When you bake a cake you have ingredients: sugar, flour, butter, baking soda, eggs, milk.  You put them in a bowl and mix them up.  But this does not make a cake.  This makes goop. Writing Down the Bones, Natalie Goldberg

In the small notebook I carry around, I often scribble down ideas for personal essays or blog posts, perhaps a word or phrase, maybe a reference to a magazine or newspaper article.  Sometimes in the local cafe or coffee shop,  another patron sparks my interest – perhaps their appearance, or their manner intrigues me, and so I make note of that, thinking they might appear in a story or poem sometime down the road ( when I have time to “really write”).

This collection of ideas and thoughts become like a recipe book for my writing.  Combined with structure and grammar, they are the ingredients for the stories I’d like to tell. But putting them all together into an edible product is not as simple as methodically placing them onto the page.  They need what a cook might call a binding agent, something that links them together –  the focal point of what you’re trying to say.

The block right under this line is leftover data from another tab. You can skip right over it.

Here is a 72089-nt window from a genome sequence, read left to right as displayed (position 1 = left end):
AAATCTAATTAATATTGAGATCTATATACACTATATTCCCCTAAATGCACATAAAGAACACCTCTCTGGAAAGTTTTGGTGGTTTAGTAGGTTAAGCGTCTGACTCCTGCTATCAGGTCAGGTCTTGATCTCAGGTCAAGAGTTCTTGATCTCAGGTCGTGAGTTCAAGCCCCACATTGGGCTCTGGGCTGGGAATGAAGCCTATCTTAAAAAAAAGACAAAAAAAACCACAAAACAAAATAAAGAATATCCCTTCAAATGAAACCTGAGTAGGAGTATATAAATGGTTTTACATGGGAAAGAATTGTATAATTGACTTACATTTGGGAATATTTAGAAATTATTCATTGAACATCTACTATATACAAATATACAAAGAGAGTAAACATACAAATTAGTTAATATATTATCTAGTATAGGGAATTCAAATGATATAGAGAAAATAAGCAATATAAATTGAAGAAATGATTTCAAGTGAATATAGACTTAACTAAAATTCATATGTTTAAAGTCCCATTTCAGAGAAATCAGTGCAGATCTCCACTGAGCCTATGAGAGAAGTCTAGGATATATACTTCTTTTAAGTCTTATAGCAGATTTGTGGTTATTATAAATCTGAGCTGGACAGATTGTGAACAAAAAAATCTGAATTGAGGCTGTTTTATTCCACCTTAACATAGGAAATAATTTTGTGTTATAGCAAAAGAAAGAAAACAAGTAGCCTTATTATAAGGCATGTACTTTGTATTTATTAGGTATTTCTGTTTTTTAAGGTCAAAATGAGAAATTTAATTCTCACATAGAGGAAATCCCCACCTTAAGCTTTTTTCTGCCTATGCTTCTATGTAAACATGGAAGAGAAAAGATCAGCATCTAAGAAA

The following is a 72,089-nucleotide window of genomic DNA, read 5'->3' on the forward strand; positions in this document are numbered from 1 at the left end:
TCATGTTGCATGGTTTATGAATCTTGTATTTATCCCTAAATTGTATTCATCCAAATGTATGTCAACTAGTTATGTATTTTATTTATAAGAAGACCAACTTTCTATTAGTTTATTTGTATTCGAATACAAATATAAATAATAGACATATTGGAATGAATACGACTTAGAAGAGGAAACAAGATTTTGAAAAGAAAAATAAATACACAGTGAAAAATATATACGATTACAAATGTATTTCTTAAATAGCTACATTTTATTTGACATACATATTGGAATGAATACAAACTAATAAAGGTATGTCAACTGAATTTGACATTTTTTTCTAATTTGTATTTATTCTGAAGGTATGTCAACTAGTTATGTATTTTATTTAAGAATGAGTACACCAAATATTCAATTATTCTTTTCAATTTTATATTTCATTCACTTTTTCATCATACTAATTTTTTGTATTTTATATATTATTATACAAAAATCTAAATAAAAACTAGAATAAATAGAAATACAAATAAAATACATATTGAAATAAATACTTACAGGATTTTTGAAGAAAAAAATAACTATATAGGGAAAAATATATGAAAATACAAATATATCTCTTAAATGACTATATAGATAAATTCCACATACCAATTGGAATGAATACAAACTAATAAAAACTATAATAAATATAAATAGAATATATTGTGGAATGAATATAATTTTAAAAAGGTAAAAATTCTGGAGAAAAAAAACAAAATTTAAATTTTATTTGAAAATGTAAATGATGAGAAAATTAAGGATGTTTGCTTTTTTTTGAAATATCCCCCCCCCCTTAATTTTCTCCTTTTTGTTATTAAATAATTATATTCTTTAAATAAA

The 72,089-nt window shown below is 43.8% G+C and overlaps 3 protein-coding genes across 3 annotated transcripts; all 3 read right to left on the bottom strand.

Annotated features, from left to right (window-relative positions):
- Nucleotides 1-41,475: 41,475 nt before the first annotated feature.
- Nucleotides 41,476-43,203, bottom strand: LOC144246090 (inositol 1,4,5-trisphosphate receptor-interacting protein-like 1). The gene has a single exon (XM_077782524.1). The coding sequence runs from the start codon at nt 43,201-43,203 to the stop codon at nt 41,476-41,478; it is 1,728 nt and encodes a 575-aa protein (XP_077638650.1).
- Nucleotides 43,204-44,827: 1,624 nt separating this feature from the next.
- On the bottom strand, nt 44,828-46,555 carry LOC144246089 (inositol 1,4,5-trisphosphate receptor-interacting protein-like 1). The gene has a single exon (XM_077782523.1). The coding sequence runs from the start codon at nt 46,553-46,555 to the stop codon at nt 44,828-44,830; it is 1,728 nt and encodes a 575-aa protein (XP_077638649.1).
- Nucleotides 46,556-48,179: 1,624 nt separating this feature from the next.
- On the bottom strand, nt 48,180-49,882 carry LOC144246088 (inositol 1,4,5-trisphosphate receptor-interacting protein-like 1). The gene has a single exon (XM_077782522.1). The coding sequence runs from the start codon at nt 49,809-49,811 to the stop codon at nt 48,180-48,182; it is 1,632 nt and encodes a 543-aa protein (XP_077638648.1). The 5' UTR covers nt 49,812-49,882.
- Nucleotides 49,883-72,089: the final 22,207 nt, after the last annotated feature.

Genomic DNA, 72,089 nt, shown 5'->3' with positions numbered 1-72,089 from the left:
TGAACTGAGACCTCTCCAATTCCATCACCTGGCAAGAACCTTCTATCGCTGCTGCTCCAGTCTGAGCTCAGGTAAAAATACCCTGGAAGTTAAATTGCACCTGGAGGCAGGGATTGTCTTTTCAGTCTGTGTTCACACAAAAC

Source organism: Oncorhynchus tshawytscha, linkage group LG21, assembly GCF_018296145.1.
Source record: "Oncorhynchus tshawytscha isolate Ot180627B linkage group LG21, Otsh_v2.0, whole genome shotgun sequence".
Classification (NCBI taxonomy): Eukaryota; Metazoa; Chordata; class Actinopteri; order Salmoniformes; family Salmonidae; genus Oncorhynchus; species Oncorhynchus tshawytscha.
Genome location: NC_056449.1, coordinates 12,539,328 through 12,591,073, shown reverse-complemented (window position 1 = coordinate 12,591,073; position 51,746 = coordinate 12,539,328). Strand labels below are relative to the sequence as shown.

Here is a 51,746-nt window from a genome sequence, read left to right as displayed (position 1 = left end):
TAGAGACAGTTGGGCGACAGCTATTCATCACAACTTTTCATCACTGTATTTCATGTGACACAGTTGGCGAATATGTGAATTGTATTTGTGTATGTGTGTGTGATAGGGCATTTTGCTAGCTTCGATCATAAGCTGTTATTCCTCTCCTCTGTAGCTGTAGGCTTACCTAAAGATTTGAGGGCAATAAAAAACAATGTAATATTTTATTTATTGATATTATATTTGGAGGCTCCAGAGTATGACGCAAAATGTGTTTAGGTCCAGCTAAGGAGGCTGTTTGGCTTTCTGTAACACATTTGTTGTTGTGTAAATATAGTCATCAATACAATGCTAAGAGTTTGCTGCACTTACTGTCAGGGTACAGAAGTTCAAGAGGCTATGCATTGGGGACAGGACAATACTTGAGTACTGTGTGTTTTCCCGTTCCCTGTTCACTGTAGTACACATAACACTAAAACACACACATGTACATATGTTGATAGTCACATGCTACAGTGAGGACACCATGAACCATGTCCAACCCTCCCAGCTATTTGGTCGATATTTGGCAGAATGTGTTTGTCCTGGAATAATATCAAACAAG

Your writing recipe also requires flavor, something to spice up the goop of ingredients you’ve stirred up.  Spice comes from the details – saying your father liked cars is bland and ordinary.  Saying that he spent every Sunday afternoon washing and waxing his powder blue ’57 Chevy, rubbing it tenderly with soft, worn out cotton t-shirts, creates a much tastier sentence.

Look through your writers notebook (of course you have one by now, right?) and make a list of all the ingredients you’ve jotted down.  Is there anything that binds them together, a common thread which you might use to link some of these ideas into a coherent piece of writing?  Are there ways you can add more details to spice up your ideas?

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